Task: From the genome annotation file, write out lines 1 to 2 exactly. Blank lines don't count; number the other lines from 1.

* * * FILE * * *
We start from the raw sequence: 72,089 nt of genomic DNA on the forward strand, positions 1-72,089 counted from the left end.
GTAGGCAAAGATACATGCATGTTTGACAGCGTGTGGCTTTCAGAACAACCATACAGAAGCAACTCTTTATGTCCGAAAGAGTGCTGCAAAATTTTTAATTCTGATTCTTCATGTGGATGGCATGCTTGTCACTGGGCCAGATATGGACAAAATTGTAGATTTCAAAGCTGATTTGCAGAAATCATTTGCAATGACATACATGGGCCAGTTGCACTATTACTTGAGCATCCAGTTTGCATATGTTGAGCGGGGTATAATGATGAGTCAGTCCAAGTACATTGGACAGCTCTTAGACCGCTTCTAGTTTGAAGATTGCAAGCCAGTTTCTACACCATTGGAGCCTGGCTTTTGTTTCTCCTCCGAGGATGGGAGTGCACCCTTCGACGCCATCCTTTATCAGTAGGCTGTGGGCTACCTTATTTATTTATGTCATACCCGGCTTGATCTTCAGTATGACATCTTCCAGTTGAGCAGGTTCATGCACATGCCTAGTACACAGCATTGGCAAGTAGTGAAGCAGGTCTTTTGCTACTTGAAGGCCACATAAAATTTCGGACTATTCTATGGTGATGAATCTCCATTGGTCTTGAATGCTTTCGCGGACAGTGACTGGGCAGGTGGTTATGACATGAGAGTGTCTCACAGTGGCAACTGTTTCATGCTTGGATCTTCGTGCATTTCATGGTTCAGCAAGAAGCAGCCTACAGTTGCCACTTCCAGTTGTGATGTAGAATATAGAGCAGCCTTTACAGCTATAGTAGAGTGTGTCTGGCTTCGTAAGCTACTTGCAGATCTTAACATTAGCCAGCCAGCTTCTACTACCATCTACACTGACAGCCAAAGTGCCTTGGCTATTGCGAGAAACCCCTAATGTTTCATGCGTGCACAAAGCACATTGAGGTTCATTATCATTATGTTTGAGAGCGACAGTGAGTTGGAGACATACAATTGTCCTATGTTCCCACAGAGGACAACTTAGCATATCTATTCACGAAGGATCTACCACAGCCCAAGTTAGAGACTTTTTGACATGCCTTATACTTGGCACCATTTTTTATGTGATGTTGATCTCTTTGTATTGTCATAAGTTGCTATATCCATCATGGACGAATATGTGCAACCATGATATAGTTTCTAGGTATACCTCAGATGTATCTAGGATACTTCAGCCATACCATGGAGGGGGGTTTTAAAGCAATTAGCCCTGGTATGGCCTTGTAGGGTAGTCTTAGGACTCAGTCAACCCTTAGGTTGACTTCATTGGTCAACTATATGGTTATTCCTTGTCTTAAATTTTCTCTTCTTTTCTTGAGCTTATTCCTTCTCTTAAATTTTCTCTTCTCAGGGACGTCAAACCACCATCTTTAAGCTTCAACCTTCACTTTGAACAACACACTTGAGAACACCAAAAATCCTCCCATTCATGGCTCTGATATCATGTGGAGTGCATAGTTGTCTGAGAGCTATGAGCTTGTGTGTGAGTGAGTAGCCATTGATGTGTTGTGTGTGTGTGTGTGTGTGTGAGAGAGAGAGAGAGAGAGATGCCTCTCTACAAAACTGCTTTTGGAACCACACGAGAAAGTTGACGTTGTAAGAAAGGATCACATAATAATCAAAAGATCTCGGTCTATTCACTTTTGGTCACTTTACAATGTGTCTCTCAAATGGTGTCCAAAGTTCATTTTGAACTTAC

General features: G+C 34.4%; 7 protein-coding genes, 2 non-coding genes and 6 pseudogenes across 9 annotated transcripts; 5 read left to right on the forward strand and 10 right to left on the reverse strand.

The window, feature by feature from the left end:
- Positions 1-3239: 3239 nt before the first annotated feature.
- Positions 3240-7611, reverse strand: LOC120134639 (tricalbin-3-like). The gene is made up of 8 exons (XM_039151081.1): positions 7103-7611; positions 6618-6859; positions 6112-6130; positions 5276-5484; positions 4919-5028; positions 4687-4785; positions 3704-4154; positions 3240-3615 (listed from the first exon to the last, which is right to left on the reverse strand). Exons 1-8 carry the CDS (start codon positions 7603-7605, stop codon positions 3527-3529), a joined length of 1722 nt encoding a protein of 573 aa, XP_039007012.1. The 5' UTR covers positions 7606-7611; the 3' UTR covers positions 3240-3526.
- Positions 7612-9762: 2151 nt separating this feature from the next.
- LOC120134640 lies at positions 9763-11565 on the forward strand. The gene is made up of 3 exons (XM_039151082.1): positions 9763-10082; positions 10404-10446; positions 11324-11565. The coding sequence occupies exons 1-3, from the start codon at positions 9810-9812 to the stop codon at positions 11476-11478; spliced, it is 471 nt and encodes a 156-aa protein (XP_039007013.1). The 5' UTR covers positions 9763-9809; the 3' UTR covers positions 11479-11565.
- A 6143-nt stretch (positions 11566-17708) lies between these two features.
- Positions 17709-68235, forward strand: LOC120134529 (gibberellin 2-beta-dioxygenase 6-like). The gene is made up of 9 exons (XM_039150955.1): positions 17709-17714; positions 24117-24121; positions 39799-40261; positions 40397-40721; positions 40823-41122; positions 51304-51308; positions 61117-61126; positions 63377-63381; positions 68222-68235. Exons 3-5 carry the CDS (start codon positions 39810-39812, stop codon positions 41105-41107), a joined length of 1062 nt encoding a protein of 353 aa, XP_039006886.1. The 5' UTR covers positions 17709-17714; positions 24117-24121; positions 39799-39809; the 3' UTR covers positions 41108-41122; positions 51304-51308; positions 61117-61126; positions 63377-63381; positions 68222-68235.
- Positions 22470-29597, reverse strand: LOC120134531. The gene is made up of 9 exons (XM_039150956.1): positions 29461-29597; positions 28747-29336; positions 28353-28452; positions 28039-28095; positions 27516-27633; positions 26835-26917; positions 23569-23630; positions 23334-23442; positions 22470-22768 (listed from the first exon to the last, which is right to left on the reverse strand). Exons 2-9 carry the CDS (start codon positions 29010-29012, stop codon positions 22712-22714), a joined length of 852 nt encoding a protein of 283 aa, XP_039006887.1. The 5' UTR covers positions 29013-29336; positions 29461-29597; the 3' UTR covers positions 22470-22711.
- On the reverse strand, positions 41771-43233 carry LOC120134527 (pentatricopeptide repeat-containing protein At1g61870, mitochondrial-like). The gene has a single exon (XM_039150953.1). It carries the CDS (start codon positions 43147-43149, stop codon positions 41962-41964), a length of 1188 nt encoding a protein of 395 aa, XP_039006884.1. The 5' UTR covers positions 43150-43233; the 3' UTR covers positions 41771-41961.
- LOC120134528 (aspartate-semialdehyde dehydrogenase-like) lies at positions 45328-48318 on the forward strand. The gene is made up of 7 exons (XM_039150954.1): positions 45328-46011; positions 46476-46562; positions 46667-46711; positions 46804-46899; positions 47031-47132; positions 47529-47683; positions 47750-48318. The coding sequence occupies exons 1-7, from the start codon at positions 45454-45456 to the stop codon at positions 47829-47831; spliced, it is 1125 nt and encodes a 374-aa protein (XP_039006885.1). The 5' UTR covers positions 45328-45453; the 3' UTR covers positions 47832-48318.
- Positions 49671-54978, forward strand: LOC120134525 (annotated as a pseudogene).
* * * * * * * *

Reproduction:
We start from the raw sequence: 72,089 nt of genomic DNA on the forward strand, positions 1-72,089 counted from the left end.
GTAGGCAAAGATACATGCATGTTTGACAGCGTGTGGCTTTCAGAACAACCATACAGAAGCAACTCTTTATGTCCGAAAGAGTGCTGCAAAATTTTTAATTCTGATTCTTCATGTGGATGGCATGCTTGTCACTGGGCCAGATATGGACAAAATTGTAGATTTCAAAGCTGATTTGCAGAAATCATTTGCAATGACATACATGGGCCAGTTGCACTATTACTTGAGCATCCAGTTTGCATATGTTGAGCGGGGTATAATGATGAGTCAGTCCAAGTACATTGGACAGCTCTTAGACCGCTTCTAGTTTGAAGATTGCAAGCCAGTTTCTACACCATTGGAGCCTGGCTTTTGTTTCTCCTCCGAGGATGGGAGTGCACCCTTCGACGCCATCCTTTATCAGTAGGCTGTGGGCTACCTTATTTATTTATGTCATACCCGGCTTGATCTTCAGTATGACATCTTCCAGTTGAGCAGGTTCATGCACATGCCTAGTACACAGCATTGGCAAGTAGTGAAGCAGGTCTTTTGCTACTTGAAGGCCACATAAAATTTCGGACTATTCTATGGTGATGAATCTCCATTGGTCTTGAATGCTTTCGCGGACAGTGACTGGGCAGGTGGTTATGACATGAGAGTGTCTCACAGTGGCAACTGTTTCATGCTTGGATCTTCGTGCATTTCATGGTTCAGCAAGAAGCAGCCTACAGTTGCCACTTCCAGTTGTGATGTAGAATATAGAGCAGCCTTTACAGCTATAGTAGAGTGTGTCTGGCTTCGTAAGCTACTTGCAGATCTTAACATTAGCCAGCCAGCTTCTACTACCATCTACACTGACAGCCAAAGTGCCTTGGCTATTGCGAGAAACCCCTAATGTTTCATGCGTGCACAAAGCACATTGAGGTTCATTATCATTATGTTTGAGAGCGACAGTGAGTTGGAGACATACAATTGTCCTATGTTCCCACAGAGGACAACTTAGCATATCTATTCACGAAGGATCTACCACAGCCCAAGTTAGAGACTTTTTGACATGCCTTATACTTGGCACCATTTTTTATGTGATGTTGATCTCTTTGTATTGTCATAAGTTGCTATATCCATCATGGACGAATATGTGCAACCATGATATAGTTTCTAGGTATACCTCAGATGTATCTAGGATACTTCAGCCATACCATGGAGGGGGGTTTTAAAGCAATTAGCCCTGGTATGGCCTTGTAGGGTAGTCTTAGGACTCAGTCAACCCTTAGGTTGACTTCATTGGTCAACTATATGGTTATTCCTTGTCTTAAATTTTCTCTTCTTTTCTTGAGCTTATTCCTTCTCTTAAATTTTCTCTTCTCAGGGACGTCAAACCACCATCTTTAAGCTTCAACCTTCACTTTGAACAACACACTTGAGAACACCAAAAATCCTCCCATTCATGGCTCTGATATCATGTGGAGTGCATAGTTGTCTGAGAGCTATGAGCTTGTGTGTGAGTGAGTAGCCATTGATGTGTTGTGTGTGTGTGTGTGTGTGTGAGAGAGAGAGAGAGAGAGATGCCTCTCTACAAAACTGCTTTTGGAACCACACGAGAAAGTTGACGTTGTAAGAAAGGATCACATAATAATCAAAAGATCTCGGTCTATTCACTTTTGGTCACTTTACAATGTGTCTCTCAAATGGTGTCCAAAGTTCATTTTGAACTTAC